The encryption key associated with the bundle 214 is a key that can be used to decrypt an encrypted version of the artifact. Many forms of encryption are known and any suitable form of encryption can be used. In the described embodiment, a symmetric encryption algorithm is used such that the key used to encrypt the artifact is the same key used to decrypt the artifact. In the described embodiment, an encryption algorithm with keys of at least 64 bits is used. Examples of suitable algorithms are AES 128 and AES 256 encryption algorithms. Each artifact can have a specific encryption key. In case database 120 stores multiple versions of files, each version may have its own encryption key.
The error checking code associated with the bundle 214 provides an additional measure of security. The error checking code is generated by performing an operation on the artifact at the central site 110. The value generated for the error checking code depends on the contents of the file representing the artifact. The remote client workstation 156 can perform the same operation on the artifacts it receives. If the error checking code associated with the bundle 214 does not match the error checking code generated by the remote client workstation 156, then the remote client workstation 156 may corrupt the file as a result of tampering or The change can be identified. In the described embodiment, the error checking code is generated via a hashing algorithm. One example of a hashing algorithm that can be used is the SHA1 hashing algorithm, but any suitable method of generating an error checking code can be used.
When the bundle 214 is received at the remote client workstation 156, the remote client workstation 156 can generate a request 216 for a copy of the encrypted artifact. In one embodiment, the identifier provided as part of the bundle 214 serves as a page address for the artifact. In the example where the remote site 112 is connected to the central site 110 via the Internet 114, the communication may be in the form of HTTP messages such as those conventionally used over the Internet. Request 216 may be an HTTP GET request. In this example, the identifier sent to the bundle 214 may be part of the URL for the file containing the artifact. Thus, request 216 may be in the form of HTTP: // server / identifier . The portion of the URL represented as HTTP: // server identifies the web address for server 122. The portion of the URL identified as "identifier" represents a specific file that can access the server 122, such as a file stored in the database 120.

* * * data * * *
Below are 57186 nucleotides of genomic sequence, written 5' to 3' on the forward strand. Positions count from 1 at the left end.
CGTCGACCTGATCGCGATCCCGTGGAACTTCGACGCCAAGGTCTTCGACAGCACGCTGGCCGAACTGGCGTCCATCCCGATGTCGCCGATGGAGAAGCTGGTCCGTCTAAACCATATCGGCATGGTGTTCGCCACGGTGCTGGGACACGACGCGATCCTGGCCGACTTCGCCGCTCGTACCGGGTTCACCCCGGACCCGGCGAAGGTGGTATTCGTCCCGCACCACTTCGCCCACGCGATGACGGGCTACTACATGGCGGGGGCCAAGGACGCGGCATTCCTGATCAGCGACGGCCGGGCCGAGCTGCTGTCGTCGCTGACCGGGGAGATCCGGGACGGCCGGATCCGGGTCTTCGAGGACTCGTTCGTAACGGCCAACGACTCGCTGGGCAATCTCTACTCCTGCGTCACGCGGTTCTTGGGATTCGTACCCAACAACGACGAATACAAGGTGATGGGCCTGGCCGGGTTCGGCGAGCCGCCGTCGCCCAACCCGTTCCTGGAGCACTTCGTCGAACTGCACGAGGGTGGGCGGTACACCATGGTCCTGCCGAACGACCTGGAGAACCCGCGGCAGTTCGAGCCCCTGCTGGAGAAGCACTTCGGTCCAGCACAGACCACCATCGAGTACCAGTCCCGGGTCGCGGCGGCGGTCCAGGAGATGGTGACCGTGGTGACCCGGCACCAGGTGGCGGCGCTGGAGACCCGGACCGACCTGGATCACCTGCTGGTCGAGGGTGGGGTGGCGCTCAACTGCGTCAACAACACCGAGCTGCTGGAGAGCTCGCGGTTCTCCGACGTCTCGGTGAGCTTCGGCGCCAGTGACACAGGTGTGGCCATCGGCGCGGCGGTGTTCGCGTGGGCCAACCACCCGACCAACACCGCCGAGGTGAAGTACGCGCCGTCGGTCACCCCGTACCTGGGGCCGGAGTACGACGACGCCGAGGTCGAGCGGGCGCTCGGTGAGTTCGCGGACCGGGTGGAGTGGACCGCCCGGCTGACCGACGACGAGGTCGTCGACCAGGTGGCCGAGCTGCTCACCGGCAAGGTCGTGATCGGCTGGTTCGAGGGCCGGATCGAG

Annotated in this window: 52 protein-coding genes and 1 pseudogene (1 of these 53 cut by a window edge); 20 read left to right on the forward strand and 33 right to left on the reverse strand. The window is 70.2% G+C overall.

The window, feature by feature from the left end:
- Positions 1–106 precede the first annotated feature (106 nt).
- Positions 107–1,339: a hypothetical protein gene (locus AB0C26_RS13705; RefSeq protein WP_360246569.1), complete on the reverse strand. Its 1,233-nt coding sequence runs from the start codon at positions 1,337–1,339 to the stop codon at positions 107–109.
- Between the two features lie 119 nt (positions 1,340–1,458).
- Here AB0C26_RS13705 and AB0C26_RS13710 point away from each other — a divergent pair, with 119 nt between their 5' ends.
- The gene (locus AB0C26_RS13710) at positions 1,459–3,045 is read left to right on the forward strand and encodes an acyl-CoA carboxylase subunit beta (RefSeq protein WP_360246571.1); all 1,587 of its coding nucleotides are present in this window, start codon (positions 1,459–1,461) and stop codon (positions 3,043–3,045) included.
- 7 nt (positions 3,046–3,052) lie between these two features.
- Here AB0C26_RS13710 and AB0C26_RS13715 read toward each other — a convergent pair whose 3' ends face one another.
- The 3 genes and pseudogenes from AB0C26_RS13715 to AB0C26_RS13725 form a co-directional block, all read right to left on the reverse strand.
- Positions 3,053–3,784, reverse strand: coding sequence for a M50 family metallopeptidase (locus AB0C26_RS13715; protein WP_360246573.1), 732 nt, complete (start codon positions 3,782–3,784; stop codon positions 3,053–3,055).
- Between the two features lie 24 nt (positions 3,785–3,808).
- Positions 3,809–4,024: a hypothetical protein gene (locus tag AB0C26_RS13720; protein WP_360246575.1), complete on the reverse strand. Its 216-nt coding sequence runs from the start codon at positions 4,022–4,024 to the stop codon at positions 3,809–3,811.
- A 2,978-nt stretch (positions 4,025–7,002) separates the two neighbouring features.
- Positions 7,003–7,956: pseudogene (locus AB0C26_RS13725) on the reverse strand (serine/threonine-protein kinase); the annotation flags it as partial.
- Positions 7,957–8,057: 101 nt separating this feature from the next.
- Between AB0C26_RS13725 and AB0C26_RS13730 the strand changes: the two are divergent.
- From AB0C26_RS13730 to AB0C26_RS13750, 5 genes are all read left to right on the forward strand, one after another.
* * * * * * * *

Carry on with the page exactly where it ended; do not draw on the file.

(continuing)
When the information management system shown in FIG. 1 starts to operate, the proxy server 150 contains no artifacts in its cache. This scenario is shown in FIG. 2A. Thus, request 216 passes through proxy server 150 as request 218.
The request 218 is forwarded to the reverse proxy server 140 via the internet 114. As the information management server of FIG. 1 begins to operate, the reverse proxy server 140 also contains no information about the artifacts. Request 218 passes through reverse proxy server 140 as request 220.
Request 220 is communicated to server 122 via WAN 124. Server 122 uses the identifier of the request sent by remote client workstation 156 to identify specific artifacts of database 120. Server 122 retrieves artifacts from database 120. Artifacts can be encrypted on any suitable hardware programmed to execute the encryption algorithm. In this scenario, server 122 encrypts the artifact using the key sent to bundle 214. However, encryption does not need to be performed by server 122. As another example, database 120 may store an encrypted version of each artifact, and server 122 may simply retrieve an encrypted version of the requested artifact.
Regardless of how artifacts are stored or encrypted, server 122 prepares a response 222 to the GET request initiated by remote client workstation 156. In the example where the communication between the remote client workstation 156 and the server 122 is using the HTTP protocol over the Internet 114, the encrypted artifacts are sent to the response 222 according to the format defined by the HTTP protocol. Included.
The response 222 first passes to the reverse proxy server 140. The reverse proxy server 140 may cache a copy of the encrypted artifacts included in the response 222 according to its policies. Encrypted artifacts may be stored in a cache associated with a reverse proxy server that is indexed by the URL used to request artifacts from server 122. Any subsequent request for the same artifact will use the same URL in the get request. Thus, while unencrypted artifacts are cached in reverse proxy server 140, reverse proxy server 140 may identify and respond to subsequent requests for that artifact.